Our Blue Mountain Soapworks lavender soap bars are so gentle you can wash your hair with them too. Among other things, lavender is known to be great for preventing dandruff. Try a bar of Luscious Lavender today.

Lovely Lavender

Renee Vailes

If there is a sunny spot on the walkway to your house, that’s an ideal place for a potted lavender or bush because its fragrance will surround you each time you arrive and leave. You’ll get in the habit of running your fingers over its foliage to release the aroma as you pass. What could be better than a single plant that is decorative, aromatic and provides ingredients for many other projects?  

‘When I am an old lady I shall have a lavender bush and sprinkle the blooms upon my sheets and under my pillow; steep it into tea and press its spikes among the pages of my books.’  


Lavender has been used for centuries for its healing properties and as a perfume. As far back as AD 77, the Greek and Roman doctors attested to the use of lavender for many physical discomforts. It is said to ease depression, soothe upset stomachs, and calm the itch of insect bites to name just a few of its properties. It can be used for decorating, cooking, and crafting beautiful gifts.  

It is thought that the name of the plant comes from the Latin ‘lavare’, to wash, since the Romans used to bathe in lavender-scented water. They found it refreshing, and it was in this role that the herb was to be valued for many centuries to come. A dab of lavender water on the temples was considered the ideal treatment for the vapours.   Legend tells us, that lavender was brought to Britain by the Romans from southern France.

Lavender flower with bee

It was a highly valued plant due to its healing, soothing and insect repelling properties. Lavender oil was also used for massage.   Records show that monasteries used lavender medicinally and it was listed as such, as far back as 1301. The Lady of the Manor used lavender for culinary and medicinal purposes and kept a still-room for preparation and use by family and staff.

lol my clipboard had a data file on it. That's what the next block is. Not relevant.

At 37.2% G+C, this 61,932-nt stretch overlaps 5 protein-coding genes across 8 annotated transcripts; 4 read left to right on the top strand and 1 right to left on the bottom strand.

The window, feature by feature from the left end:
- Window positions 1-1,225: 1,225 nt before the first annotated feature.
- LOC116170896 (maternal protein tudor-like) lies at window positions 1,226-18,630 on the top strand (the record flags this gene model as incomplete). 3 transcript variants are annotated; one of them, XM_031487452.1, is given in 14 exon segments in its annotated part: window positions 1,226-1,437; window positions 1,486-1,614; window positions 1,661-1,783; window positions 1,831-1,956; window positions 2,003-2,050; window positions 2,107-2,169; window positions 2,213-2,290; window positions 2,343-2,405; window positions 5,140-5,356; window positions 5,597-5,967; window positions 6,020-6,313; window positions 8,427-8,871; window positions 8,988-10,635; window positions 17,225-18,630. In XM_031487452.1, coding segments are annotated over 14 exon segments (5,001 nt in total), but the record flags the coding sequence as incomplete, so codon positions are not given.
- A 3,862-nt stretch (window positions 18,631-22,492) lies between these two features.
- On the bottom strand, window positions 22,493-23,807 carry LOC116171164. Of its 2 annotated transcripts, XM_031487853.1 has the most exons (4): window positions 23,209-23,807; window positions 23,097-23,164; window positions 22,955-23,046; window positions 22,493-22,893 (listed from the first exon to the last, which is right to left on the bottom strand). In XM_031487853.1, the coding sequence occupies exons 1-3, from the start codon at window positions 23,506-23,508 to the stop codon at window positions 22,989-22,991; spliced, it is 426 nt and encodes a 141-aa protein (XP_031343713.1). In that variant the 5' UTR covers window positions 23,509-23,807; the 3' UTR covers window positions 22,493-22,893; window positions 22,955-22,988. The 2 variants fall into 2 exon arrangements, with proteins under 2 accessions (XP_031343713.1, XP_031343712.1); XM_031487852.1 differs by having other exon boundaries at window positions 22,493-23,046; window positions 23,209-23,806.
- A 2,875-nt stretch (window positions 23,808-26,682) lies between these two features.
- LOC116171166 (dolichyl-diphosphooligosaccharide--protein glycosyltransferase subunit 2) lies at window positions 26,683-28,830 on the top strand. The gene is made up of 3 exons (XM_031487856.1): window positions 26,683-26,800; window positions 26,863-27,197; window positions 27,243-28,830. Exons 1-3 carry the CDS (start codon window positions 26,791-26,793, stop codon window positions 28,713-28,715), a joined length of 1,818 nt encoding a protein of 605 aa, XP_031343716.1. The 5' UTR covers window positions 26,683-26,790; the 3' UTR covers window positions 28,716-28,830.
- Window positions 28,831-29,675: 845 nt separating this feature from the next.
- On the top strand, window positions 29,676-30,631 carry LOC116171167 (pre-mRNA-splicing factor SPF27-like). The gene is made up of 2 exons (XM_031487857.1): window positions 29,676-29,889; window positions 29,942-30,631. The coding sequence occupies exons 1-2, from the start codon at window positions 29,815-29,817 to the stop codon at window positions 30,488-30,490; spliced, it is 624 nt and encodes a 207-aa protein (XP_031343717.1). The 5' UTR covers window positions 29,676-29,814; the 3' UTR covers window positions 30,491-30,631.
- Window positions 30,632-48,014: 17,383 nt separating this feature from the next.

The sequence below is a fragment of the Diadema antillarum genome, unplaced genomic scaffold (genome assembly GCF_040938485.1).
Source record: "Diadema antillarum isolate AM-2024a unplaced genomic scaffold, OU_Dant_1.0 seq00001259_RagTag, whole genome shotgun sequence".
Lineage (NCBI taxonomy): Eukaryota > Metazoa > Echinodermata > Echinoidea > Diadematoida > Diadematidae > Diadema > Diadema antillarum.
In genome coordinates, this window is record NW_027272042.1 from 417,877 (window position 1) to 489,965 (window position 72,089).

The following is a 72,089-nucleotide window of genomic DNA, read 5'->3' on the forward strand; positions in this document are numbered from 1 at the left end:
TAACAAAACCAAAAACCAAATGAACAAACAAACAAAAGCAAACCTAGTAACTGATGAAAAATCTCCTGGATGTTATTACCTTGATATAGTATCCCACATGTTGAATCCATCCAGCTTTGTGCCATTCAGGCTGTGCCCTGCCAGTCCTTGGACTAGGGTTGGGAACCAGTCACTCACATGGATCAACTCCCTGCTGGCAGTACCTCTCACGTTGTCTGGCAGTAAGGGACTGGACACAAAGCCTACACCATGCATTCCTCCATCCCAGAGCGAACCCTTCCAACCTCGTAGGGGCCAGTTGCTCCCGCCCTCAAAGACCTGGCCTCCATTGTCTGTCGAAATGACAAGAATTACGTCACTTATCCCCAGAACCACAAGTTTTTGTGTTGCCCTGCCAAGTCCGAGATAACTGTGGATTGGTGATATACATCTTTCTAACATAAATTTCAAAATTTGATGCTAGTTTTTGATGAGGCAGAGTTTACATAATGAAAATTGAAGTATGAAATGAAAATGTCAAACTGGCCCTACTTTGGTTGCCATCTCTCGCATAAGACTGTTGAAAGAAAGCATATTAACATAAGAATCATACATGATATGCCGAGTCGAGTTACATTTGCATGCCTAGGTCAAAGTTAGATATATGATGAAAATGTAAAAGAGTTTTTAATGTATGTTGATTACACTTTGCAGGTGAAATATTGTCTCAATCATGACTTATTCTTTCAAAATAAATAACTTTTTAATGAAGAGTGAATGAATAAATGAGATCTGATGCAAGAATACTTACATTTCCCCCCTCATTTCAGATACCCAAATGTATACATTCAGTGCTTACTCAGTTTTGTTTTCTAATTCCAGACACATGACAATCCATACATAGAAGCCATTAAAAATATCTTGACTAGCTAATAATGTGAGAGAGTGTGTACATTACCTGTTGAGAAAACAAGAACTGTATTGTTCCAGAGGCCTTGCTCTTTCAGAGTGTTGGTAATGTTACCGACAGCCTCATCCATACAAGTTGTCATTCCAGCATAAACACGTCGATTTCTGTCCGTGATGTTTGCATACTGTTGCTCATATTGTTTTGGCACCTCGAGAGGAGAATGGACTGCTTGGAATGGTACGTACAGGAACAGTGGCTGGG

In today’s upscale restaurants flowers are making a comeback as enhancements to both the flavor and appearance of food. As a member of the same family as many of our most popular herbs it is not surprising that lavender is edible; its use in food preparation is also returning.  

Lavender was often used during Tudor and Elizabethan times in the preparation of a wide variety of dishes and was a particular favorite of Queen Elizabeth I. The palace gardeners were required to have lavender flowers available at all times which were used to make Conserve of Lavender (a mixture of lavender flowers and sugar) and sweet lavender tisane (a drink made with lavender flowers, boiling water and honey.)  

Lavender Farm

Today the flowers can often be found in salads where they bring a dash of color, fragrance and a bitter-sweet flavor. The blossoms and leaves can be used instead of rosemary in many recipes and crystallized flowers make beautiful and tasty cake decorations.  

Many of the purported medicinal uses for lavender have, upon modern scientific testing, proven to be legitimate. Lavender oil does have antibiotic activity effectively killing many common bacteria. Lavender oil was used extensively during world Wars I and II on the battle field and whenever medical supplies became scarce to prevent infection and as a pain reliever.   The sedative effects of lavender are well documented in medical tests demonstrating its effectiveness in reducing caffeine induced hyperactivity, and increasing length of sleep by ingestion or inhalation. The inclusion of lavender in lotions and oils placed on burns and bee stings aids in relieving the pain and its use in massage oils helps in relaxing muscles.  

Luscious Lavender handcrafted in Jamaica

While many of the medicinal properties of lavender involve the use of lavender oil or dried lavender flowers the stems or ‘straw’ left after stripping the flowers can be burned like incense and have often been used as a means of deodorizing and disinfecting sick rooms.   The other maladies that Lavender is reportedly helpful in controlling include such things as the control of dandruff and hair loss when included in shampoos.

Many of these claims have yet to be tested scientifically, but it is evident that many of the old uses for lavender were more than simply old wives’ tales.  

Check out our Lavender Soaps and Lotions at http://www.NeeNeesSoapShop2.blogspot.com

date15 Aug